Nor is it certain that others close to the president – including Trump Jr., who met with a Russian lawyer in 2016 after being promised“dirt” on Clinton – are out of the woods. Other prosecutors may well be pursuing investigations related to them.

Barr’s Decision

During Barr’s confirmation hearing in February, he said Mueller’s report would be confidential while “the report that goes public would be a report by the attorney general.” He suggested that he might exclude criticism of Trump as inappropriate for any such public report because Justice Department guidelines argue against indicting a sitting president.

“If you’re not going to indict someone, then you don’t stand up there and unload negative information about the person,” he said.

The Justice Department probably won’t want to release the names of people that Mueller investigated but didn’t charge. Material related to ongoing law enforcement operations, grand jury proceedings or classified intelligence programs is also expected to be withheld from the public.

Ultimately, the Supreme Court may decide the fate of Mueller’s findings. Trump and his lawyers have indicated they want the opportunity to issue a rebuttal on anything damaging to the president, and to assert executive privilege over any disclosures of his actions during the presidential transition and the presidency.

But congressional Democrats, who now control the House, say they want broad disclosure of Mueller’s investigative work, citing the earlier success of Republicans in pressuring the Justice Department to release details they said showed anti-Trump bias in the FBI. They have talked of issuing subpoenas to force disclosure and even public testimony by Mueller.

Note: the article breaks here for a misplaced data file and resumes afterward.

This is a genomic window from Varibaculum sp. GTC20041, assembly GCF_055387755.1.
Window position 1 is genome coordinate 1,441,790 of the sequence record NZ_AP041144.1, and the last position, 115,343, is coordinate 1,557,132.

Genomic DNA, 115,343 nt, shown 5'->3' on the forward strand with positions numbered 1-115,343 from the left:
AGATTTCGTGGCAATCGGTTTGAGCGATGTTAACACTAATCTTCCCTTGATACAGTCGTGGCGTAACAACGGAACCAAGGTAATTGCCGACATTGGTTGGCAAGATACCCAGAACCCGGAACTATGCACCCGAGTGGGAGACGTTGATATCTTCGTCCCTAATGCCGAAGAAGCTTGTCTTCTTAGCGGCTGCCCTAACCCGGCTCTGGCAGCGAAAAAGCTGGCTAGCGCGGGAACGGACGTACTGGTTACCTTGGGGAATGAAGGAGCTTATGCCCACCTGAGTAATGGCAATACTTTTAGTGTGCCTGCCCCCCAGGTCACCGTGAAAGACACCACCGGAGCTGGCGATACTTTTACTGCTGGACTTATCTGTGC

“It is imperative for Mr. Barr to make the full report public and provide its underlying documentation and findings to Congress,” House Speaker Nancy Pelosi and Senate Democratic leader Chuck Schumer said in a joint statement. “Attorney General Barr must not give President Trump, his lawyers or his staff any sneak preview’ of Special Counsel Mueller’s findings or evidence, and the White House must not be allowed to interfere in decisions about what parts of those findings or evidence are made public.”

Trump –- who answered written questions from Mueller but never sat for an interview with the special counsel – told reporters on March 20 that he wants the Special Counsel’s report made public. “Let it come out,” he said. “Let people see it.”

–With assistance from Andrew Harris, Shannon Pettypiece, Billy House, Steven T. Dennis, Jennifer Jacobs and Margaret Talev.

To contact the reporters on this story: Chris Strohm in Washington at;Jennifer Jacobs in Washington at

To contact the editors responsible for this story: Kevin Whitelaw at, Ros Krasny